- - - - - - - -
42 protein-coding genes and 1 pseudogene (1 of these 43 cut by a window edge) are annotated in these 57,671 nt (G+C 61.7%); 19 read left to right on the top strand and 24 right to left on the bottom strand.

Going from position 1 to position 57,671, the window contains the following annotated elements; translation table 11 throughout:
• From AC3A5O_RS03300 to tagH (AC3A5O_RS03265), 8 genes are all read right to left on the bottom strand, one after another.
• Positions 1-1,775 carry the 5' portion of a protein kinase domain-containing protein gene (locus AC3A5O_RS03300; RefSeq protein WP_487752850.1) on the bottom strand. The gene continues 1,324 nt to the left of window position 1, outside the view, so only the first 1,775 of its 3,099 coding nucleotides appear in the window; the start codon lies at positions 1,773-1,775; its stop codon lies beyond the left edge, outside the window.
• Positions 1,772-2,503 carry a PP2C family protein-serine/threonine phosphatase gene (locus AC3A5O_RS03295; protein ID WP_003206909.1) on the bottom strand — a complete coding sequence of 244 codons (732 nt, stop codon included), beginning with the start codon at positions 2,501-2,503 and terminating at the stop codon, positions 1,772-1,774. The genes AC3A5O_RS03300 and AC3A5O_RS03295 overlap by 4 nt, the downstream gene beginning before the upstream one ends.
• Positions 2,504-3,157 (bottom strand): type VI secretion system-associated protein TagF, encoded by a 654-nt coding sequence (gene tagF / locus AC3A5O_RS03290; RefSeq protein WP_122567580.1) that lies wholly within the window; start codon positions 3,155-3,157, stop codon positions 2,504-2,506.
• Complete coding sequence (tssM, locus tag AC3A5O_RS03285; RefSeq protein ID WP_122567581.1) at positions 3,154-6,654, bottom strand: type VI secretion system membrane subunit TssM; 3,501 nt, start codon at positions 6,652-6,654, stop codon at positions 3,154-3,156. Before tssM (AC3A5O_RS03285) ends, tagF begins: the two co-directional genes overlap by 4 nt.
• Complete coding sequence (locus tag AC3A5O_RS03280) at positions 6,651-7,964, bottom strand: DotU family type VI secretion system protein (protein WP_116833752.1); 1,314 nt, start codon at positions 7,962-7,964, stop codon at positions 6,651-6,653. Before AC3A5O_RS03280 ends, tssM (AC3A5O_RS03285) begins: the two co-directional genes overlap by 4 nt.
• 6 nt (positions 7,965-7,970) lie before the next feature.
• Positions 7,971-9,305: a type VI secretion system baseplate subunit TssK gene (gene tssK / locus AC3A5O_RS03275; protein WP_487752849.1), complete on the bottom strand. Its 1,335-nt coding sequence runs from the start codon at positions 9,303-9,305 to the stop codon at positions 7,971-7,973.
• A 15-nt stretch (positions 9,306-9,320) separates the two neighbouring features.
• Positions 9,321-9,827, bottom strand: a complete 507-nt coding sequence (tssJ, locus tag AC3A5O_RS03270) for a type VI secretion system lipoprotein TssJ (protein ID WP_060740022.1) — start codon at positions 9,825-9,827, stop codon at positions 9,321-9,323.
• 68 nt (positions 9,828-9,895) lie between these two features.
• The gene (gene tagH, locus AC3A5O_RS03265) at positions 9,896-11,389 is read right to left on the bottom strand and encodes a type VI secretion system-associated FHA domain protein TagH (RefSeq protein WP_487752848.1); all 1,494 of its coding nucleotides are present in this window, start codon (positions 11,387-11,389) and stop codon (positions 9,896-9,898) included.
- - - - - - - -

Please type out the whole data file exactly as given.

42 protein-coding genes and 1 pseudogene (1 of these 43 cut by a window edge) are annotated in these 57,671 nt (G+C 61.7%); 19 read left to right on the top strand and 24 right to left on the bottom strand.

Going from position 1 to position 57,671, the window contains the following annotated elements; translation table 11 throughout:
• From AC3A5O_RS03300 to tagH (AC3A5O_RS03265), 8 genes are all read right to left on the bottom strand, one after another.
• Positions 1-1,775 carry the 5' portion of a protein kinase domain-containing protein gene (locus AC3A5O_RS03300; RefSeq protein WP_487752850.1) on the bottom strand. The gene continues 1,324 nt to the left of window position 1, outside the view, so only the first 1,775 of its 3,099 coding nucleotides appear in the window; the start codon lies at positions 1,773-1,775; its stop codon lies beyond the left edge, outside the window.
• Positions 1,772-2,503 carry a PP2C family protein-serine/threonine phosphatase gene (locus AC3A5O_RS03295; protein ID WP_003206909.1) on the bottom strand — a complete coding sequence of 244 codons (732 nt, stop codon included), beginning with the start codon at positions 2,501-2,503 and terminating at the stop codon, positions 1,772-1,774. The genes AC3A5O_RS03300 and AC3A5O_RS03295 overlap by 4 nt, the downstream gene beginning before the upstream one ends.
• Positions 2,504-3,157 (bottom strand): type VI secretion system-associated protein TagF, encoded by a 654-nt coding sequence (gene tagF / locus AC3A5O_RS03290; RefSeq protein WP_122567580.1) that lies wholly within the window; start codon positions 3,155-3,157, stop codon positions 2,504-2,506.
• Complete coding sequence (tssM, locus tag AC3A5O_RS03285; RefSeq protein ID WP_122567581.1) at positions 3,154-6,654, bottom strand: type VI secretion system membrane subunit TssM; 3,501 nt, start codon at positions 6,652-6,654, stop codon at positions 3,154-3,156. Before tssM (AC3A5O_RS03285) ends, tagF begins: the two co-directional genes overlap by 4 nt.
• Complete coding sequence (locus tag AC3A5O_RS03280) at positions 6,651-7,964, bottom strand: DotU family type VI secretion system protein (protein WP_116833752.1); 1,314 nt, start codon at positions 7,962-7,964, stop codon at positions 6,651-6,653. Before AC3A5O_RS03280 ends, tssM (AC3A5O_RS03285) begins: the two co-directional genes overlap by 4 nt.
• 6 nt (positions 7,965-7,970) lie before the next feature.
• Positions 7,971-9,305: a type VI secretion system baseplate subunit TssK gene (gene tssK / locus AC3A5O_RS03275; protein WP_487752849.1), complete on the bottom strand. Its 1,335-nt coding sequence runs from the start codon at positions 9,303-9,305 to the stop codon at positions 7,971-7,973.
• A 15-nt stretch (positions 9,306-9,320) separates the two neighbouring features.
• Positions 9,321-9,827, bottom strand: a complete 507-nt coding sequence (tssJ, locus tag AC3A5O_RS03270) for a type VI secretion system lipoprotein TssJ (protein ID WP_060740022.1) — start codon at positions 9,825-9,827, stop codon at positions 9,321-9,323.
• 68 nt (positions 9,828-9,895) lie between these two features.
• The gene (gene tagH, locus AC3A5O_RS03265) at positions 9,896-11,389 is read right to left on the bottom strand and encodes a type VI secretion system-associated FHA domain protein TagH (RefSeq protein WP_487752848.1); all 1,494 of its coding nucleotides are present in this window, start codon (positions 11,387-11,389) and stop codon (positions 9,896-9,898) included.